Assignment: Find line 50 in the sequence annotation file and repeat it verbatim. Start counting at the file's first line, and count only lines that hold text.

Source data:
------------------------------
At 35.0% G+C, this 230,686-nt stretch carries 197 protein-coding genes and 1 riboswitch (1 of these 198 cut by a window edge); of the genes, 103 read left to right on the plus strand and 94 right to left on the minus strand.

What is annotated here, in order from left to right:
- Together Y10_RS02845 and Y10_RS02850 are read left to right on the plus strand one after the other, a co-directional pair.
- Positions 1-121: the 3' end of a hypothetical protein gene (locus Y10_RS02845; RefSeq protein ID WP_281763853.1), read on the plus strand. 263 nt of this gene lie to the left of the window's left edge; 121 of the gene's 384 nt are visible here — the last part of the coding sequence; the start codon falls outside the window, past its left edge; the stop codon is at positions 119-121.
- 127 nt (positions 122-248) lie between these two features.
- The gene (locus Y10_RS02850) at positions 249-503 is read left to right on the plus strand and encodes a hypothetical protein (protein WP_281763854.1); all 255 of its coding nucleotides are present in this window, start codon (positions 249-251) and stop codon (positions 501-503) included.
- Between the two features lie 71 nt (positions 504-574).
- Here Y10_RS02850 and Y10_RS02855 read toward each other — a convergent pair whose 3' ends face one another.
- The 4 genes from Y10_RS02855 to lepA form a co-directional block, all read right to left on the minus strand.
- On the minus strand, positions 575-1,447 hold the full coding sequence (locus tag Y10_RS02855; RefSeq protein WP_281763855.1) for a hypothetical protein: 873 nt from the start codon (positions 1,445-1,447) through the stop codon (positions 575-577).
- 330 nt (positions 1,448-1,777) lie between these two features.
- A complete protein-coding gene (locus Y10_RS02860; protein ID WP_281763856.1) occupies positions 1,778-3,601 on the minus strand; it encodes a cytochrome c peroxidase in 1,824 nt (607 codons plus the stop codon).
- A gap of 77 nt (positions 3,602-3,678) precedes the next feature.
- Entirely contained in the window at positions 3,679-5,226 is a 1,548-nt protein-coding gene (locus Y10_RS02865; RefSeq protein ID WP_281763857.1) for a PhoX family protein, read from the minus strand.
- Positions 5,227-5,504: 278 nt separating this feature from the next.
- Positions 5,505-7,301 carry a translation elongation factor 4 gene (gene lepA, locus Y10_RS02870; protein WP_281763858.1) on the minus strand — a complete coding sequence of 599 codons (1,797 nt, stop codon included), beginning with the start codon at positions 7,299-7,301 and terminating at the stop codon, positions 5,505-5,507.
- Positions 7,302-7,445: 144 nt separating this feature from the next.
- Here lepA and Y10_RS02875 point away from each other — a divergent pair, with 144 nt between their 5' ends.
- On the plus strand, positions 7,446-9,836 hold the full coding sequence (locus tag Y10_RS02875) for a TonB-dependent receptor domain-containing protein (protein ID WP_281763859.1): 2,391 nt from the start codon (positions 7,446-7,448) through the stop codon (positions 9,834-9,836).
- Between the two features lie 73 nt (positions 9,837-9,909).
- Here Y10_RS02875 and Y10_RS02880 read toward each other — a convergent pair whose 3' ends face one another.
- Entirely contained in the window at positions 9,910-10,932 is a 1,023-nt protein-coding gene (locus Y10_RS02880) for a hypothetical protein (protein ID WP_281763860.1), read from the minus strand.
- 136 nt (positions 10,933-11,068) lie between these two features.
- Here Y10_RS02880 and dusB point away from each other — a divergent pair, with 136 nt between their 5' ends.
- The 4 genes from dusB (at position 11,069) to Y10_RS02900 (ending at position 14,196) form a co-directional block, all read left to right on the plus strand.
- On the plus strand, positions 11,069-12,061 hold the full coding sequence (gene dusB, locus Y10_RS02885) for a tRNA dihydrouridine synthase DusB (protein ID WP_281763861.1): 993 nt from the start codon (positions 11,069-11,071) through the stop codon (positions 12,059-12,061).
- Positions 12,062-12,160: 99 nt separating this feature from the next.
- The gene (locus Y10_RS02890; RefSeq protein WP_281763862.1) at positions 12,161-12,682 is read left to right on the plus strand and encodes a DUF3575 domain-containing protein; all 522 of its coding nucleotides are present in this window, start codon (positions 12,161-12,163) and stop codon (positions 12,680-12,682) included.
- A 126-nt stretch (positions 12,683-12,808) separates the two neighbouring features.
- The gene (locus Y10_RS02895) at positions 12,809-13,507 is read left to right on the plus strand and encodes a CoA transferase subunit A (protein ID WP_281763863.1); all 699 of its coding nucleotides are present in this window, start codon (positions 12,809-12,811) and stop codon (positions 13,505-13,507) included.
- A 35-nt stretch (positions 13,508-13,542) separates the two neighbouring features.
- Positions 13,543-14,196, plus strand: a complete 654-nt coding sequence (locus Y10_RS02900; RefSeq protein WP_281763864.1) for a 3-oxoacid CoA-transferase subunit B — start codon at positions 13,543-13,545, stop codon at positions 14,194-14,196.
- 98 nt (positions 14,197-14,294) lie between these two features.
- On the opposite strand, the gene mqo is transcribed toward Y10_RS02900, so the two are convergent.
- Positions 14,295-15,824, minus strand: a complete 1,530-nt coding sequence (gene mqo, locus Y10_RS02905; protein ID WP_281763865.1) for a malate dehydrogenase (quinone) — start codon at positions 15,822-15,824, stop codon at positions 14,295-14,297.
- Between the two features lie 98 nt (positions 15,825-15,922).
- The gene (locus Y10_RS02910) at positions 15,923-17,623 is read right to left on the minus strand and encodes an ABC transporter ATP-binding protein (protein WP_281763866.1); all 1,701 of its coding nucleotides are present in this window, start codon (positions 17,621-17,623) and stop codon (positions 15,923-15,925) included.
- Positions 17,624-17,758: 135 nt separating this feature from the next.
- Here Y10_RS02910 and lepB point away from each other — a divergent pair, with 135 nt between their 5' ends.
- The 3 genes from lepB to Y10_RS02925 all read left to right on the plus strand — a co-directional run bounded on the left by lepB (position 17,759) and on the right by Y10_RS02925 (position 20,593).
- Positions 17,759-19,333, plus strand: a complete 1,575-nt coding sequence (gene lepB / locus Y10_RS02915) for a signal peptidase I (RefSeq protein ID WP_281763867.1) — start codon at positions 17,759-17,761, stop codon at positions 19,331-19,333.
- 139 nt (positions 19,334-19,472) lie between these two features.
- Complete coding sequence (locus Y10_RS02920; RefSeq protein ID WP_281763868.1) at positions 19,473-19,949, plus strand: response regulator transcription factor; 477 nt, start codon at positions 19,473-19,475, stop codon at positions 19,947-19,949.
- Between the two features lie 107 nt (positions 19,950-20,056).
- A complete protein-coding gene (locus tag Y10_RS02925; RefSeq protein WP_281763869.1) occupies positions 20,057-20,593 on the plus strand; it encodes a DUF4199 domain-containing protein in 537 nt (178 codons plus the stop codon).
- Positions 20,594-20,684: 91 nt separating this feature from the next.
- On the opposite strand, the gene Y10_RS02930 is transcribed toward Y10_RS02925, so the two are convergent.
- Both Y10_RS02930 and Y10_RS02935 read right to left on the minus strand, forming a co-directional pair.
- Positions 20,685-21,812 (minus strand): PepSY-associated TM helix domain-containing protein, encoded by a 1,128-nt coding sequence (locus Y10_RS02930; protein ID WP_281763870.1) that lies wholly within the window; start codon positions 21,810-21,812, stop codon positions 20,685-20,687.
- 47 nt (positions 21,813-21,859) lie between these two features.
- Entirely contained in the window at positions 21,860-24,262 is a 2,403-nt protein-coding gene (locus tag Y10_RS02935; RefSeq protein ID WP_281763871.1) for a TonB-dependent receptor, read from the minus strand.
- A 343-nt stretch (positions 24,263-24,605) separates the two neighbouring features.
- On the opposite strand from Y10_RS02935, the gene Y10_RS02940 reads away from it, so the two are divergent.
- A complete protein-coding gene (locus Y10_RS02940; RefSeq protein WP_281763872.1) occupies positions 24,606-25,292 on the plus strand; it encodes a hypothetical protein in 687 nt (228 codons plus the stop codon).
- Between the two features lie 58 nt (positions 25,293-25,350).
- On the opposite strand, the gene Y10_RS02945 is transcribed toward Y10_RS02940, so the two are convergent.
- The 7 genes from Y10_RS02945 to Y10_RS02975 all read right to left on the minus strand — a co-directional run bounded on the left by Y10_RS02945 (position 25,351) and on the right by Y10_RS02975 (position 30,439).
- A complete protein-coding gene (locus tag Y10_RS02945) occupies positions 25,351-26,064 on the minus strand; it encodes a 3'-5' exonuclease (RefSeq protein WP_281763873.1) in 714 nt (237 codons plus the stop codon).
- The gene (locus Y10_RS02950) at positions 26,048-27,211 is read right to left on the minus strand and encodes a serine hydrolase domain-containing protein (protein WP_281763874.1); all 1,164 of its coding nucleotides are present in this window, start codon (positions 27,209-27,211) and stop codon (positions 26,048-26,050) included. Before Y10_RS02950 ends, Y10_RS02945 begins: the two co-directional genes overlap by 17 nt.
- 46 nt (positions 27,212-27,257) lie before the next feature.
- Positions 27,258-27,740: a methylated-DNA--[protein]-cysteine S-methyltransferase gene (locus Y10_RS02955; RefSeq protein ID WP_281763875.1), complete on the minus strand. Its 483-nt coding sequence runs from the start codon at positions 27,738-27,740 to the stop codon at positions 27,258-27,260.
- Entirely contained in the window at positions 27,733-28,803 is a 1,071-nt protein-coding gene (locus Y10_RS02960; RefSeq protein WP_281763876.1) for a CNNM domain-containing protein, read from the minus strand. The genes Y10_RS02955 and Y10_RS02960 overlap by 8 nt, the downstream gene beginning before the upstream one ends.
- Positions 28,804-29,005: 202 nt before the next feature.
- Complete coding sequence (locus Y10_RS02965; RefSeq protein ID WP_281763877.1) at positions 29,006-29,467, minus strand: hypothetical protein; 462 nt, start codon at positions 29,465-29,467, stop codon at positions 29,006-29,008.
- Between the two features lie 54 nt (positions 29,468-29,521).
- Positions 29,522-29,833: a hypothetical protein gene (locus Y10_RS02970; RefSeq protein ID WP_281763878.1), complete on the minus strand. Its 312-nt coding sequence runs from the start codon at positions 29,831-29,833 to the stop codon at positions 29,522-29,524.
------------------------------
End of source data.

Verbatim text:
- 47 nt (positions 21,813-21,859) lie between these two features.